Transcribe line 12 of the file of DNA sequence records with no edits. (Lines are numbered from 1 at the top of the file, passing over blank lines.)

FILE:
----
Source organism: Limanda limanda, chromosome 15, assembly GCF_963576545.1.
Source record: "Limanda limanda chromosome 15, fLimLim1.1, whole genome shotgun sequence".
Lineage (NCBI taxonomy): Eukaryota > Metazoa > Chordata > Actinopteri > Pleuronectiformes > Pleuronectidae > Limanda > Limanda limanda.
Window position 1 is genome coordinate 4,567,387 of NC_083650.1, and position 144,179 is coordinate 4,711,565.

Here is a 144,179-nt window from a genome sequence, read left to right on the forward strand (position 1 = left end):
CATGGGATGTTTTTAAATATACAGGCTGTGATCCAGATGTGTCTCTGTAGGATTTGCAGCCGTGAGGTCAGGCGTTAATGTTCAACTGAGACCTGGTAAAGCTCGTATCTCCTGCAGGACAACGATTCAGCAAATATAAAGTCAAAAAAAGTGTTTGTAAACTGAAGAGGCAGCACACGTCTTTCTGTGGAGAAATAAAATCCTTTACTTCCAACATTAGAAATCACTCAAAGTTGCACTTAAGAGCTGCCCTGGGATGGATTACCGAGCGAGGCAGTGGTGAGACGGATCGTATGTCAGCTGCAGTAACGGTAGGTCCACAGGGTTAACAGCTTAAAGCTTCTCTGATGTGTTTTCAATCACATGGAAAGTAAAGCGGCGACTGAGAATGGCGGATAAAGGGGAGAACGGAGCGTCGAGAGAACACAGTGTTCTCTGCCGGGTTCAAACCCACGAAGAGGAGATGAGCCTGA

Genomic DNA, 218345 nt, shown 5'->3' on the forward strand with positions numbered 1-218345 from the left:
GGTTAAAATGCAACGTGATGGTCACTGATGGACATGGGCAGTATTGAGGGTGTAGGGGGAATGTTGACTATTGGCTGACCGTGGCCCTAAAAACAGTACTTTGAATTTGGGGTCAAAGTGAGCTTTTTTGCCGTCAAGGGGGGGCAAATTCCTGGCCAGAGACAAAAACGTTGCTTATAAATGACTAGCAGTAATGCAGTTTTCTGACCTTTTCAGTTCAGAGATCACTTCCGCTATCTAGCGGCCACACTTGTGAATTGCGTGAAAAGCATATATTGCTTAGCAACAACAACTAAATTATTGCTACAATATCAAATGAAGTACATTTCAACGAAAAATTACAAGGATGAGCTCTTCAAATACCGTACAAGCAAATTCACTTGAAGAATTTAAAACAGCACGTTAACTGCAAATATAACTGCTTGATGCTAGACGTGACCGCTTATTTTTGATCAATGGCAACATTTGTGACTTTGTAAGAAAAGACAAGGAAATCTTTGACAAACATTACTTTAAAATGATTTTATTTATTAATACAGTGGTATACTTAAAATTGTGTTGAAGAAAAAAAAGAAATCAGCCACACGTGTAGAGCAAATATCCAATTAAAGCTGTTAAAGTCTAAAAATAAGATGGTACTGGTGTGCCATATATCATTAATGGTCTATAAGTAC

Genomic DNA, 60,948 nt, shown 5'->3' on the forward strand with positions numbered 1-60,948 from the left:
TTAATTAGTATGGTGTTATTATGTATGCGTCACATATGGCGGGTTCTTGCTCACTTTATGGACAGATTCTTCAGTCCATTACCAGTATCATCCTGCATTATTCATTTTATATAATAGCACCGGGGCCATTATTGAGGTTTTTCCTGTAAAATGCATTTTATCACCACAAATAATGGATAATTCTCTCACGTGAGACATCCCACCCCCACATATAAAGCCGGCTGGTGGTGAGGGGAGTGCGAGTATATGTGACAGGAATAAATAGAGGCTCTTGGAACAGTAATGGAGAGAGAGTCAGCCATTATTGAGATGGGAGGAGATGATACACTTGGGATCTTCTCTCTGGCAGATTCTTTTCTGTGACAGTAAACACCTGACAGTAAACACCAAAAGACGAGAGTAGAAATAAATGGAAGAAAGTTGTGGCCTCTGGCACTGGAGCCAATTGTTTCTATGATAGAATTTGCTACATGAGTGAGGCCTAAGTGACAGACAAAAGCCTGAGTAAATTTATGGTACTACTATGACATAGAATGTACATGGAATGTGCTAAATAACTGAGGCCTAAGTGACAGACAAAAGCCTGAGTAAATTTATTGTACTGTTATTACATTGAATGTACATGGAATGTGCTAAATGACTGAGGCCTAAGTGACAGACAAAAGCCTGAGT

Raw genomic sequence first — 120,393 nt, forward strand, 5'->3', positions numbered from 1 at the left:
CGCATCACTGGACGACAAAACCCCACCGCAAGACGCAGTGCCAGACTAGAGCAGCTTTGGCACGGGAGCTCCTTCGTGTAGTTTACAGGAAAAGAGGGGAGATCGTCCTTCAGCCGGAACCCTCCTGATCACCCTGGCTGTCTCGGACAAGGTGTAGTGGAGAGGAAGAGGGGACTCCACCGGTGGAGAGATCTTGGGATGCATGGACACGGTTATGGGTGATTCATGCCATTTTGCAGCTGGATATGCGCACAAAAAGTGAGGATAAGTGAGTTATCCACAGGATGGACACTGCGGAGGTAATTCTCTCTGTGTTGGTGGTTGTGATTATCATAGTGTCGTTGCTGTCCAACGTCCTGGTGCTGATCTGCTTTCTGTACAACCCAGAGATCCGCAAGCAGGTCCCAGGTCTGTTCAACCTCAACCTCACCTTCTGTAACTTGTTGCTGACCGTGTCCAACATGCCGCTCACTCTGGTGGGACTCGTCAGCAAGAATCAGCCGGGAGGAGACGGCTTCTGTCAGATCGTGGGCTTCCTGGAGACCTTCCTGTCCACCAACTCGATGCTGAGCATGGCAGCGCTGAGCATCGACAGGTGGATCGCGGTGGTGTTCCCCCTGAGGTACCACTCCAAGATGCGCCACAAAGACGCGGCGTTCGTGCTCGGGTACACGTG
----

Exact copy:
CGCATCACTGGACGACAAAACCCCACCGCAAGACGCAGTGCCAGACTAGAGCAGCTTTGGCACGGGAGCTCCTTCGTGTAGTTTACAGGAAAAGAGGGGAGATCGTCCTTCAGCCGGAACCCTCCTGATCACCCTGGCTGTCTCGGACAAGGTGTAGTGGAGAGGAAGAGGGGACTCCACCGGTGGAGAGATCTTGGGATGCATGGACACGGTTATGGGTGATTCATGCCATTTTGCAGCTGGATATGCGCACAAAAAGTGAGGATAAGTGAGTTATCCACAGGATGGACACTGCGGAGGTAATTCTCTCTGTGTTGGTGGTTGTGATTATCATAGTGTCGTTGCTGTCCAACGTCCTGGTGCTGATCTGCTTTCTGTACAACCCAGAGATCCGCAAGCAGGTCCCAGGTCTGTTCAACCTCAACCTCACCTTCTGTAACTTGTTGCTGACCGTGTCCAACATGCCGCTCACTCTGGTGGGACTCGTCAGCAAGAATCAGCCGGGAGGAGACGGCTTCTGTCAGATCGTGGGCTTCCTGGAGACCTTCCTGTCCACCAACTCGATGCTGAGCATGGCAGCGCTGAGCATCGACAGGTGGATCGCGGTGGTGTTCCCCCTGAGGTACCACTCCAAGATGCGCCACAAAGACGCGGCGTTCGTGCTCGGGTACACGTG